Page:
According to Dafoe Whitehead, only 20 percent of young adults came from broken homes in the late 70s compared to 40 percent in the late 90s. Many women have personal experience with divorce. These young people gather a lot of misinformation along the way that, if acted upon, will significantly lower their chances of marital success.

“I believe there are five pervasive messages of failure that young women are receiving today,” Dafoe Whitehead says.

These misleading messages for girls about successful marriage are:

  • Teenage sex has nothing to do with having a healthy marriage later. Two-thirds of today’s teens believe it is OK to have sex if you are in love. Unfortunately, the consequences of teen sex can last a lifetime–but the relationship usually doesn’t.
  • It is OK to have kids first because you can find a guy later. The highest percentage of unwed births today are to women in their 20s. Although they hope to find a guy later on, evidence shows that girls’ chances of a successful marriage, or ever marrying at all, decline.
  • People should live together. The evidence suggests that living together does not increase one’s chances of having a successful marriage, but there is strong evidence that it increases the chances for divorce.
  • You cannot prepare for a healthy, successful marriage. There are many who believe having several bad relationships is the only way to have a good one, and that heartbreak is unavoidable.
  • Your chances of divorce cannot be changed. The mantra for today’s young people is, “Fifty percent of all marriages end in divorce.” They believe that a successful marriage is a roll of the dice. Not true. There is a lot you can do.

“The truth is, young women in their teens and 20s should have tremendous hope for a successful marriage in the future,” Dafoe Whitehead says.

A lot can be done for girls in their teen years to prepare for a healthy and successful marriage later.

Making a Love Connection is an excellent resource to help teens make healthy decisions. At the heart of its hopeful message is the issue of sequence or timing. Young women can significantly improve their chances of having a healthy marriage by finishing high school, waiting until after their teen years to marry and having children after marrying. This sequential order also dramatically decreases the chances of poverty or divorce.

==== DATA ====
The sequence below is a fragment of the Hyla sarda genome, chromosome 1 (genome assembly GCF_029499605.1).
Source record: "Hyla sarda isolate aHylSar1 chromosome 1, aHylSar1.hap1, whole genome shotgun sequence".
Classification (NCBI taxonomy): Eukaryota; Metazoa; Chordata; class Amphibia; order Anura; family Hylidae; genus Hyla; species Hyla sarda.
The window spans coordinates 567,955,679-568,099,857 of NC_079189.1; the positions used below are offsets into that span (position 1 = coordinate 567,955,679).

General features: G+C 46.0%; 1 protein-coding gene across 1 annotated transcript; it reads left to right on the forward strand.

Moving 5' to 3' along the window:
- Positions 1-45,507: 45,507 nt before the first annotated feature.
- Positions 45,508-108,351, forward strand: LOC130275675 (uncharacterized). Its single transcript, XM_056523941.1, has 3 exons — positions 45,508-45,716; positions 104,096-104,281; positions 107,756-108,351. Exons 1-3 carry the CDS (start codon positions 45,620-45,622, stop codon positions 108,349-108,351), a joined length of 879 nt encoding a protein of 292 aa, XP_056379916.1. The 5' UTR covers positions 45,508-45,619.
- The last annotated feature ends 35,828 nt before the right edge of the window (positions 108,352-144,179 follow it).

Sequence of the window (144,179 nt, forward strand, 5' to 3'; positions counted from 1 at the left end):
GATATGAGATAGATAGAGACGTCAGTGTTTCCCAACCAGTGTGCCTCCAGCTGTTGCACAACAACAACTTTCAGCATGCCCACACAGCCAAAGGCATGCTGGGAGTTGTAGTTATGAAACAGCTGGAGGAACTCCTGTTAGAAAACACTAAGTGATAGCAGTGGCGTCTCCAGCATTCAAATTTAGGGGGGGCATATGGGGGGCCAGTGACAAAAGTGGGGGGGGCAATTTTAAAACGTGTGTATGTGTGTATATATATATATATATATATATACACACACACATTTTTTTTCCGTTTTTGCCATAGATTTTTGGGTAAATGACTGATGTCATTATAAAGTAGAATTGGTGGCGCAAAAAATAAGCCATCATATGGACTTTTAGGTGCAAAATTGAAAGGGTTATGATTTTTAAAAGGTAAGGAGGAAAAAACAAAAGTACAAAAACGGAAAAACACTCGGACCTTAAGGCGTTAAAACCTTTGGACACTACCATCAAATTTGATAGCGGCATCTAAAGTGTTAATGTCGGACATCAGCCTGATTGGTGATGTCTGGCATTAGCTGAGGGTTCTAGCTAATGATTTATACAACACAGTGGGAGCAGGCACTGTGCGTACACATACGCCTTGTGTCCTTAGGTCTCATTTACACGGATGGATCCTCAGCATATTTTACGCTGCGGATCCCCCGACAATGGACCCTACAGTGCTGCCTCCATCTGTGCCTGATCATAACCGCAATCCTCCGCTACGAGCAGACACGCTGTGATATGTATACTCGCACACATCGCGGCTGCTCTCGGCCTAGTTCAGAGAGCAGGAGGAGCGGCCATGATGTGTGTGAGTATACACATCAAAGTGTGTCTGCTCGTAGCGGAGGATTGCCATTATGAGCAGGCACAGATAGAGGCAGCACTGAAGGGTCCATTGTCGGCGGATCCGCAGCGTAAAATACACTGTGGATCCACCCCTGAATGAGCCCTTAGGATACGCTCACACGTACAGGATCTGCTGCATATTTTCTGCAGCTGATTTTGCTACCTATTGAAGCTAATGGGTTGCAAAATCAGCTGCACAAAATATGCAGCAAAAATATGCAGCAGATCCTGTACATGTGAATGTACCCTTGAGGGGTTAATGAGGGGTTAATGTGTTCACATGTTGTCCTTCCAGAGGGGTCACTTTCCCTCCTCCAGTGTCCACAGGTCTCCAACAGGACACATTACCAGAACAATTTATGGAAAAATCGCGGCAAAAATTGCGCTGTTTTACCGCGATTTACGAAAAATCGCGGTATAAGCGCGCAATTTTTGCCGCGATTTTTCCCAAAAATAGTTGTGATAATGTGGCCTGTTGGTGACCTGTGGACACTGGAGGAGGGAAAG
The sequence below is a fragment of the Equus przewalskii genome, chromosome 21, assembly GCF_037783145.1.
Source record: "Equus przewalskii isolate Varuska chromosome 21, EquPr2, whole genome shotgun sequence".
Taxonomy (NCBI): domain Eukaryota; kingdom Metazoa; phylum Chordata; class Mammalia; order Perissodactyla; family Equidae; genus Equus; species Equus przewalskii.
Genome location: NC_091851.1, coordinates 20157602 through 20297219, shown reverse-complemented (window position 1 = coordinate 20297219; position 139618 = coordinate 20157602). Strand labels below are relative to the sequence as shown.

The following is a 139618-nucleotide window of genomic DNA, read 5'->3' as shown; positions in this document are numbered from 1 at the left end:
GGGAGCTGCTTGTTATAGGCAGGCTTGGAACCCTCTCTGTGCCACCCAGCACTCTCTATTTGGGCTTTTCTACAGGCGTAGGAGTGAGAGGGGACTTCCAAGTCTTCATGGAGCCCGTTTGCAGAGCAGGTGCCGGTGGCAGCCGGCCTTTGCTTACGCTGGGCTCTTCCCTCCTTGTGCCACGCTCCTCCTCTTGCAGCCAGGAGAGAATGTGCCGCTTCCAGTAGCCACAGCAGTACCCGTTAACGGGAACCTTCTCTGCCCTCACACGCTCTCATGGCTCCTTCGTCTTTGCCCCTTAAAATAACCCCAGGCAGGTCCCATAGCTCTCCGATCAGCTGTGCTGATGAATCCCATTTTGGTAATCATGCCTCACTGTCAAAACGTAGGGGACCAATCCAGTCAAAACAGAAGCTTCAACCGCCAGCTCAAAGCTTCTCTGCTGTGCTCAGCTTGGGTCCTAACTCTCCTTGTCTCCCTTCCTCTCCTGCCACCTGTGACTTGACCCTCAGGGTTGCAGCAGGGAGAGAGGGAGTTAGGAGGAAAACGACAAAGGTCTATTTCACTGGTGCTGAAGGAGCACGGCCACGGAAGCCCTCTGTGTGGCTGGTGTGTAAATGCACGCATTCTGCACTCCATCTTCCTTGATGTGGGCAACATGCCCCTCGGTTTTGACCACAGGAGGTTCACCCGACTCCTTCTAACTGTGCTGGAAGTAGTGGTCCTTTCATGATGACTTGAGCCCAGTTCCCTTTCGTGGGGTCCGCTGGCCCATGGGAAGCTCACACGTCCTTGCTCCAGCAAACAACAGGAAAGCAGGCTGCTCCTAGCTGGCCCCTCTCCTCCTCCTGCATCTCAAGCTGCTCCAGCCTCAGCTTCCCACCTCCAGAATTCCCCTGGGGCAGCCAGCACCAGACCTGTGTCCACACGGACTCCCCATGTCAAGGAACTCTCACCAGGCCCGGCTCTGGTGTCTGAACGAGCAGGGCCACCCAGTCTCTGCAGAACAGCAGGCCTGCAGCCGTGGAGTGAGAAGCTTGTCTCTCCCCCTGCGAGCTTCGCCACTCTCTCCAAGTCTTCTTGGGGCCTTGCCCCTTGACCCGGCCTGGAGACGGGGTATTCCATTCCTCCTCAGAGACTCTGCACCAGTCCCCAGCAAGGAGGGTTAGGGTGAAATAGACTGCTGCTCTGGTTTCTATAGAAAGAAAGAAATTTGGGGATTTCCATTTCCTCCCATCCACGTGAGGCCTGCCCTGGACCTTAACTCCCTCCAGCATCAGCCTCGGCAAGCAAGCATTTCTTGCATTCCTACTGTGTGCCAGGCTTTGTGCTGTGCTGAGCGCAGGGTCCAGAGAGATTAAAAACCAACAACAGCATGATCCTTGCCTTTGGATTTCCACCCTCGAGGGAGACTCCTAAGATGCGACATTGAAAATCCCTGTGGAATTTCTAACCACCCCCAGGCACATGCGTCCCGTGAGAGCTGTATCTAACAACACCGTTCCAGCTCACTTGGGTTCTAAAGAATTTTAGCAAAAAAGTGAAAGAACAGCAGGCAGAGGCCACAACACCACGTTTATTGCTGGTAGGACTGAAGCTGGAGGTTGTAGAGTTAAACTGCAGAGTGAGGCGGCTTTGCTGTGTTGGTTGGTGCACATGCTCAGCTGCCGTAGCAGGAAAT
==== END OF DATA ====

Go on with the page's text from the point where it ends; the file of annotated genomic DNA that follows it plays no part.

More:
If you are looking for a committed relationship, don’t settle for any old guy, and don’t settle for living together. Most women want a committed relationship.

Marriage is typically a public ceremony, leaving no doubt regarding the couple’s commitment to each other. Moving in with someone is private, and the only witnesses may be the moving people. One young lady said, “I really didn’t care about wedding vows, but when I lived with my boyfriend we didn’t vow to do anything.”

If you want a healthy marriage, consider these things.

  • Plan to complete your education in your 20s.
  • In general, research shows that people who marry in their 20s are distinctly happier than those who marry later.
  • Date with the intention and thought of marrying. Know what you are looking for in a mate and don’t date guys who aren’t marriage-minded. Frequent places where you are likely to meet the kind of person you’d want to marry.
  • Don’t wait until you are engaged to get marriage or premarital education. Get as much relationship education as you can, value the knowledge and share it with others. People who know better do better.
  • Finally, consider a small wedding. Many people delay the ceremony until they can afford a huge bash or a destination wedding that causes stress and fatigue. Focusing on the relationship instead of the big day itself has its perks. It allows couples to get a good emotional and financial start. Plus, it gives them more time together instead of creating debt and overwhelming tasks with the potential for conflict.

When to Talk to Your Kids About Sex

Start ongoing conversations with your kids.